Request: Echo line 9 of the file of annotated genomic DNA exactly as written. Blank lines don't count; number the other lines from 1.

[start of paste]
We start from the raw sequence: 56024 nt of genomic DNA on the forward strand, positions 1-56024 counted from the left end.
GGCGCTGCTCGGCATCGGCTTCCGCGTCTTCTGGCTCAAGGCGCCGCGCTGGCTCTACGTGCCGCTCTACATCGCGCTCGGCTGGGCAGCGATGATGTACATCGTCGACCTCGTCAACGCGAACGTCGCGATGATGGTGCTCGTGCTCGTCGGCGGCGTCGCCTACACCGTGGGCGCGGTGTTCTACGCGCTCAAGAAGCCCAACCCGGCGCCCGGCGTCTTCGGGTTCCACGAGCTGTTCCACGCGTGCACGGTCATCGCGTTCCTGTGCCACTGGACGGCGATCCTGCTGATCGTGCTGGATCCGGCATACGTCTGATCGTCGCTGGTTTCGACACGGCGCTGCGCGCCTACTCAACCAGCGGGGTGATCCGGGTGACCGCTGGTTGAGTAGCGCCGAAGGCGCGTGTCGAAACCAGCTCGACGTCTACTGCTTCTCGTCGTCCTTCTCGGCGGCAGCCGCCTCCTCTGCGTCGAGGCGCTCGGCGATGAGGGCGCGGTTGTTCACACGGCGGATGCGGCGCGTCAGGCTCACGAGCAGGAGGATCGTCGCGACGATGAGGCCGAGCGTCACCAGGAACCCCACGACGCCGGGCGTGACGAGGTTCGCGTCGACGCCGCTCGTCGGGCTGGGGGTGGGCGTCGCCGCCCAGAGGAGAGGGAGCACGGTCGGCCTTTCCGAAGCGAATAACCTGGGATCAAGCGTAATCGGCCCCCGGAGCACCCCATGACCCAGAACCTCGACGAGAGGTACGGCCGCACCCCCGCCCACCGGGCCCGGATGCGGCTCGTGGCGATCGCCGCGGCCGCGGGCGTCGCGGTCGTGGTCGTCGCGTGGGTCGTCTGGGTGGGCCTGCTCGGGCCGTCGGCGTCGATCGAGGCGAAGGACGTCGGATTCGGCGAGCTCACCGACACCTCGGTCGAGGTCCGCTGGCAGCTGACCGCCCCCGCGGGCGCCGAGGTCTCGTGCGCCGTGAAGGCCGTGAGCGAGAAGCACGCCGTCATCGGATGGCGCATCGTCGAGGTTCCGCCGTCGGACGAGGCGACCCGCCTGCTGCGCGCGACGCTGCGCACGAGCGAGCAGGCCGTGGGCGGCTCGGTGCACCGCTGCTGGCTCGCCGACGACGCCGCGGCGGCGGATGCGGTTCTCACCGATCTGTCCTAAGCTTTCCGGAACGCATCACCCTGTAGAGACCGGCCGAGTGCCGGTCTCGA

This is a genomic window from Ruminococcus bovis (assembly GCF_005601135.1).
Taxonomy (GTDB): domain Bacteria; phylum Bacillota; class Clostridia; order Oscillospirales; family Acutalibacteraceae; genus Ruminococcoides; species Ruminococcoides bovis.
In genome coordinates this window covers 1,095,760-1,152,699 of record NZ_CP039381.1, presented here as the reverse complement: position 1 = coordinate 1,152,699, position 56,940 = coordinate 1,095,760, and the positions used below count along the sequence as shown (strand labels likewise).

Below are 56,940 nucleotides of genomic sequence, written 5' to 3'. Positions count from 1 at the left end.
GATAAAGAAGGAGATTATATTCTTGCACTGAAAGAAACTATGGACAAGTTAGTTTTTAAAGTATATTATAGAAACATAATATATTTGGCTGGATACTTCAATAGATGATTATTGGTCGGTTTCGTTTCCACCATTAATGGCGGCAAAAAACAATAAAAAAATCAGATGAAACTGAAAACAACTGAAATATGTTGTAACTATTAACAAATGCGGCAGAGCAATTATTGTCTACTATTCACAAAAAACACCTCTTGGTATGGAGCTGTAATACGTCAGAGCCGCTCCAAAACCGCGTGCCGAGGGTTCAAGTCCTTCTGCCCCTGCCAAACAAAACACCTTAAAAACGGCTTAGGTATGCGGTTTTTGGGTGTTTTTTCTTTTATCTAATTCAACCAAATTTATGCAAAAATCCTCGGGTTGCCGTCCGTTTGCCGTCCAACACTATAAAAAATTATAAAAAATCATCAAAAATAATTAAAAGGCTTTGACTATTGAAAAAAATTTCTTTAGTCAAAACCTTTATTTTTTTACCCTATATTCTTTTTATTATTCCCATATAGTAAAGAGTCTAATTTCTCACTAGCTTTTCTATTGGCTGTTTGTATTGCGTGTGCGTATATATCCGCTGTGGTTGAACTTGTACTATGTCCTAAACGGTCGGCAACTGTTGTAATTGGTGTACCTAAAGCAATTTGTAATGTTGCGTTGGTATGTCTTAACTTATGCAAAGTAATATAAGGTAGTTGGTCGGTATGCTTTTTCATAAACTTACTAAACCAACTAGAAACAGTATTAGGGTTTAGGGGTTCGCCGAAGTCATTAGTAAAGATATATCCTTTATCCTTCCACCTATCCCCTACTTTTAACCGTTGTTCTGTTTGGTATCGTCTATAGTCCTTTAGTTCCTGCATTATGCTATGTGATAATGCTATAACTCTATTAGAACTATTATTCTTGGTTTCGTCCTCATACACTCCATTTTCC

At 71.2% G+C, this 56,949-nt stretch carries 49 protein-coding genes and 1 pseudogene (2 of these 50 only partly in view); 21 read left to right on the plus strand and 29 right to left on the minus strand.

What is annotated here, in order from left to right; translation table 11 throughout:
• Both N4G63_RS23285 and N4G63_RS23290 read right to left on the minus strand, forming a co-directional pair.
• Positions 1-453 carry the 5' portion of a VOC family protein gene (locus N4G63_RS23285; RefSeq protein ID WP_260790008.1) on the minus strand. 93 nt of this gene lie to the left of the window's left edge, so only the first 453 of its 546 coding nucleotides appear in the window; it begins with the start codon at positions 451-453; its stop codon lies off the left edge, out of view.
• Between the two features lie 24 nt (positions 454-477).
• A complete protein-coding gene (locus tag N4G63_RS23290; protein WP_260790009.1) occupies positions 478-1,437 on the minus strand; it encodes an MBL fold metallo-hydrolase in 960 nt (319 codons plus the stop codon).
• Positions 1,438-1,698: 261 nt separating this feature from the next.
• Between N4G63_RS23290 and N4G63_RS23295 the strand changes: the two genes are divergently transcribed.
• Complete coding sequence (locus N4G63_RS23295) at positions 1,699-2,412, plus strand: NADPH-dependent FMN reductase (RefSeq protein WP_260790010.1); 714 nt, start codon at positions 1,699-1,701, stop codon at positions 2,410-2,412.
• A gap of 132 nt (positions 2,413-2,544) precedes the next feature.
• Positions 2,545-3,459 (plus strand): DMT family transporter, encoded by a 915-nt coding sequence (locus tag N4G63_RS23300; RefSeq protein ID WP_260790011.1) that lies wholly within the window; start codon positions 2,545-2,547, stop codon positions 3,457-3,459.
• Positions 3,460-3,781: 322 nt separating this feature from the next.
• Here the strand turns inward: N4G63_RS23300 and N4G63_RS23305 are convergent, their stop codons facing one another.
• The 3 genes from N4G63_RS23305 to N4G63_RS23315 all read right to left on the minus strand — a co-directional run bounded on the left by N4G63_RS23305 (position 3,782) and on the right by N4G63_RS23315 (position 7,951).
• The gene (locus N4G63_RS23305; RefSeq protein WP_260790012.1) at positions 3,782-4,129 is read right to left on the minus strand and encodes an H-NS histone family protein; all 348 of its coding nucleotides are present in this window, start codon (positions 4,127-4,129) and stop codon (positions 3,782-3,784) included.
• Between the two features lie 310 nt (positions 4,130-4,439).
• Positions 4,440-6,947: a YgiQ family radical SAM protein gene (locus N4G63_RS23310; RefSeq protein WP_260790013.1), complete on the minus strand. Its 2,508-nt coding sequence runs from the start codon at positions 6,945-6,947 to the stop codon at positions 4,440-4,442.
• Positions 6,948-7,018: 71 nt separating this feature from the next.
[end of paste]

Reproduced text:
What is annotated here, in order from left to right; translation table 11 throughout: